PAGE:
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NUTRITION

“Arsenic in 80% of infant formula,” finds study by Clean Label Project
Friday, 27 October, 2017, 08 : 00 AM [IST]
Denver
About 80 per cent of infant formula contains arsenic. This was one of the findings of Clean Label Project’s recent study, titled 2017 Infant Formula and Baby Food Study.

It added that almost one-third of the products exceeded at least one state or federal regulatory limit set for safety.

Another finding was that 36 per cent of baby food samples had detectable levels of lead.

It also stated that some products labelled certified organic had higher amounts of mercury and lead than conventional baby foods.

Since it was about the foods fed to the most vulnerable population in the United States, families across the country were concerned.

On every visit to grocery stores across America, parents were faced with a number of dilemmas - “What should a baby be fed? What food is the best?”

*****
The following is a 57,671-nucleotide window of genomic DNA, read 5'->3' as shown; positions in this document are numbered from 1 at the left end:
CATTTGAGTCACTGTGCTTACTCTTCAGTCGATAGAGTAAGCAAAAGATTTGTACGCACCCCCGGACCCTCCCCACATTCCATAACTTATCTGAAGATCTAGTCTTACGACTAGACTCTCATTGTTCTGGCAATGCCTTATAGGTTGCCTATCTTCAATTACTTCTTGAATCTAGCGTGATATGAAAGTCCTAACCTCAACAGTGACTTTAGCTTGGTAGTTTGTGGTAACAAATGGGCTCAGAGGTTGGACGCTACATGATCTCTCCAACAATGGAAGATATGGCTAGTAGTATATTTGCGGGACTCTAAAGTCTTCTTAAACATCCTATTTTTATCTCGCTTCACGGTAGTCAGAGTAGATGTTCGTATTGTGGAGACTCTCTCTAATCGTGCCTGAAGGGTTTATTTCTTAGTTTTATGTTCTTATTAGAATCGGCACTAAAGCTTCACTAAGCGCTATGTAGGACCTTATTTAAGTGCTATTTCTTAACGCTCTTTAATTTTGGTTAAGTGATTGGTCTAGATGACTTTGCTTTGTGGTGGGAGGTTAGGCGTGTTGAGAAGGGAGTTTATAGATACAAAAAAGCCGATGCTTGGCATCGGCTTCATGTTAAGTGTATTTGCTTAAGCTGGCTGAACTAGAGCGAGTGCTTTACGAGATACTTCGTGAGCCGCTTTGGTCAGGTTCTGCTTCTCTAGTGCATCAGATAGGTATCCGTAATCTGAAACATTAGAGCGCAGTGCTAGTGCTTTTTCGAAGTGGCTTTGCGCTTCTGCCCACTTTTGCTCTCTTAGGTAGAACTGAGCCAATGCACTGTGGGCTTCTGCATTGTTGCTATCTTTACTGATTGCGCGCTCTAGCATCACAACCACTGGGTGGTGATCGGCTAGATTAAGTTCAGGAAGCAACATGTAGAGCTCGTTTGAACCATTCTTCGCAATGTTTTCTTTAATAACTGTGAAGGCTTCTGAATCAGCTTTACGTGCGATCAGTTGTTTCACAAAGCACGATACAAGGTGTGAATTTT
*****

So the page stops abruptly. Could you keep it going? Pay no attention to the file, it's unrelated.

Claims by marketing departments of food companies included natural, organic, pure and non-genetically-modified organism (GMO).

They were doing an effective job at selling comfort and security to concerned parents.

In fact, ingredient decks and nutrition panels haven’t done much to inform consumers about the product quality.

Clean Label Project opined that what was not on the label was sometimes what was most important.

It tested 60-plus brands and 500 products of the best-selling infant formulae and baby foods in the United States.

The scope of testing and review included nutritional superiority like antioxidant activity, which is important for overall health.

In addition, it included industrial and environmental contaminants, including arsenic, lead, mercury, acrylamides, pesticides and mycotoxins.

These are linked to cancer and are believe to do reproductive harm and brain damage.

Clean Label Project wanted the Baby Food 2017 study to be a wake-up call for both brands and parents.

“It is time the former steps up and takes ownership for what is in their offerings, be it good or bad,” it stated.

“However, some are already doing the right thing, often without public notice or recognition of the fact,” Clean Label Project added.

“As for the latter, one of their key roles is to be their children’s advocate and help companies change the infant formula and baby food status quo,” it said.
 
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